Perhaps at no other time in the history of American education has there been more publicly available information about what teachers think about their profession, their students, and the conditions under which they work.
As advocates pore over the results of teacher surveys being conducted nationally, at the state level, and even at individual schools, observers are beginning to ask questions about how the information can be used to inform policies to improve teachers’ working conditions and promote teacher and leadership effectiveness.
“Teachers make up the bulk of the staffing in districts and schools, and they are the anchor of the profession. It seems to us their voices ought to really count,” said Vicki L. Phillips, the director of education initiatives at the Seattle-based Bill & Melinda Gates Foundation, which earlier this month released the results of a survey of some 40,000 teachers, commissioned in partnership with Scholastic Inc.
In an apparent nod to the importance of hearing directly from teachers, the Obama administration has proposed in its blueprint for the reauthorization of the Elementary and Secondary Education Act that states collect and report information on a variety of school factors, including teachers’ perceptions of their working conditions and whether there is a pattern of teacher absenteeism indicative of the cultural norms of those schools.
“For a while, we’ve been ramping up accountability without really getting into what’s going on in the school,” said Raegen T. Miller, a senior policy analyst for the Center on American Progress, a Washington think tank, who has supported efforts to generate more school-level data. “We can do better than stand on the outside of the black box and look at a few numbers spit out by the annual tests, and see what rewards and sanctions make sense.”
Is Anybody Listening?
At its heart, the matter concerns the complicated question of whether classroom teachers’ views are taken into consideration in policymaking. At the very least, the surveys released over the past three months are generating new data points upon which to draw.
Those surveys include the most recent iteration of the venerable MetLife Survey of the American Teacher, which has been conducted annually since 1984; a three-part study released by Public Agenda and Learning Point Associates; and the Gates-Scholastic measure, billed as the largest-ever survey of teachers in the United States.
Such data are also becoming increasingly fine-grained. The large sample size of the Gates-Scholastic survey permitted some state-by-state differentiation in responses.
In addition, the Santa Cruz, Calif.-based New Teacher Center’s “Teaching and Learning Conditions” survey, begun in 2002, provides detailed information on the conditions teachers experience in individual schools, a step beyond national and state data.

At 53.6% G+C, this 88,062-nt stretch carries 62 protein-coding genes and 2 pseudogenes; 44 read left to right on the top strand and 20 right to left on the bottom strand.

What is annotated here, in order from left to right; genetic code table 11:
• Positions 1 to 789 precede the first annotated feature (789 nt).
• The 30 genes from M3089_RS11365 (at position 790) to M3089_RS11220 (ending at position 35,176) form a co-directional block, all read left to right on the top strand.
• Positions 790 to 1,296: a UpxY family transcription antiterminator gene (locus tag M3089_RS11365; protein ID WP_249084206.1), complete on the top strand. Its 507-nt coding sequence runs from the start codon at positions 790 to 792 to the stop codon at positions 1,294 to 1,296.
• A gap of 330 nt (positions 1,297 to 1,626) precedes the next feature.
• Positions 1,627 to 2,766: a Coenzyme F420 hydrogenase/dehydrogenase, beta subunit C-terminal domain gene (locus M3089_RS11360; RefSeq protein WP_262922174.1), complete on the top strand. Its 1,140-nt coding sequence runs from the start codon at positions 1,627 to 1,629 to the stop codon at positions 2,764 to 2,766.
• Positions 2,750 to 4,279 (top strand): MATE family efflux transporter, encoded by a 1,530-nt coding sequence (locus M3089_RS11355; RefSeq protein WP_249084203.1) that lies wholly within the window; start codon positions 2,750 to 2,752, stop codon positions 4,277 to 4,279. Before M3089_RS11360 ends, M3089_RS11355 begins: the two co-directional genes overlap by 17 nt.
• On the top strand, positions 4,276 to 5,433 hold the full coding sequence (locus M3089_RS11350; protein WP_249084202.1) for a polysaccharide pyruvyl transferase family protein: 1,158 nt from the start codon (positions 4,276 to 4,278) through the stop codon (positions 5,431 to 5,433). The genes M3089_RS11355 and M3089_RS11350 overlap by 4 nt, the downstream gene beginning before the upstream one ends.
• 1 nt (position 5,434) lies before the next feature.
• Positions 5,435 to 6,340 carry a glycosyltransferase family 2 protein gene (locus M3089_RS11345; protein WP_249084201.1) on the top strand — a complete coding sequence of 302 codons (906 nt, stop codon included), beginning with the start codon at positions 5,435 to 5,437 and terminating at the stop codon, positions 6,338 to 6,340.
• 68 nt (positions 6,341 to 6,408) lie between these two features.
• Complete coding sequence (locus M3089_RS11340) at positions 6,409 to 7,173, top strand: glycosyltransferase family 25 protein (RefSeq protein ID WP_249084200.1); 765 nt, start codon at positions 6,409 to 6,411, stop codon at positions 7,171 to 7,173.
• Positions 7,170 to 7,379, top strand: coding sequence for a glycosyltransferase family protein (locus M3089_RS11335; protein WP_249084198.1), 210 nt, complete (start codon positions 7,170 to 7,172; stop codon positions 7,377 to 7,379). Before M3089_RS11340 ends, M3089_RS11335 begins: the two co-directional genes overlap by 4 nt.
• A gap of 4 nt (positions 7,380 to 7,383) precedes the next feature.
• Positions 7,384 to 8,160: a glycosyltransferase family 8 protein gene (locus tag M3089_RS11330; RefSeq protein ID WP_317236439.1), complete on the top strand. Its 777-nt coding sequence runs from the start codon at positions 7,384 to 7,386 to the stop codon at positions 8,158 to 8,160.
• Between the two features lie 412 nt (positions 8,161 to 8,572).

Despite their differing sample sizes and specific questions, the surveys’ findings about what teachers say they need to be successful are remarkably consistent from instrument to instrument. Some of the top findings: Teachers report that the quality of their schools’ leadership, a say in school decisionmaking, and opportunities to work with their peers affect their own capacity as educators.
Still, it is not as clear how influential such survey results have been in policymaking. Part of the reason could be that most teacher surveys still provide snapshots of teachers’ perceptions, rather than longitudinal data.
Of the major national surveys, Metlife’s is the only one that occasionally repeats a question from a previous year. But the bulk of questions are changed every year to provide a deeper look at specific areas of education, explained Dana Markow, the vice president of youth and education research for Harris Interactive Inc., which conducted the survey for MetLife.
But some influential players in the education policy arena also are beginning to pay closer attention to the results of surveys.
The Gates Foundation plans to conduct several follow-up studies homing in on areas of interest in its own survey—for instance, teachers’ use of data to inform their practice. As part of its ongoing work to measure the attributes of effective teachers, it is also administering the New Teacher Center’s school survey. (Gates also provides grant support for Editorial Projects in Education, which publishes Education Week.)
In North Carolina, which has administered the New Teacher Center’s working-conditions survey several times since 2002, lawmakers approved a bill requiring all teachers to have a duty-free lunch period and planning time.
That state has also integrated the survey information into its school improvement planning and into its standards for principals and superintendents. Schools that have taken part in the survey several years in a row can also track their progress in improving working conditions for teachers.
A short section in the Obama administration’s ESEA blueprint indicates that all districts and states could soon be charged with generating such information about school-level working conditions.
• First conducted in 1984, most recent iteration in 2009
• National survey of 1,000 K-12 public school teachers and 500 K-12 principals
• Bill & Melinda Gates Foundation, Scholastic Inc.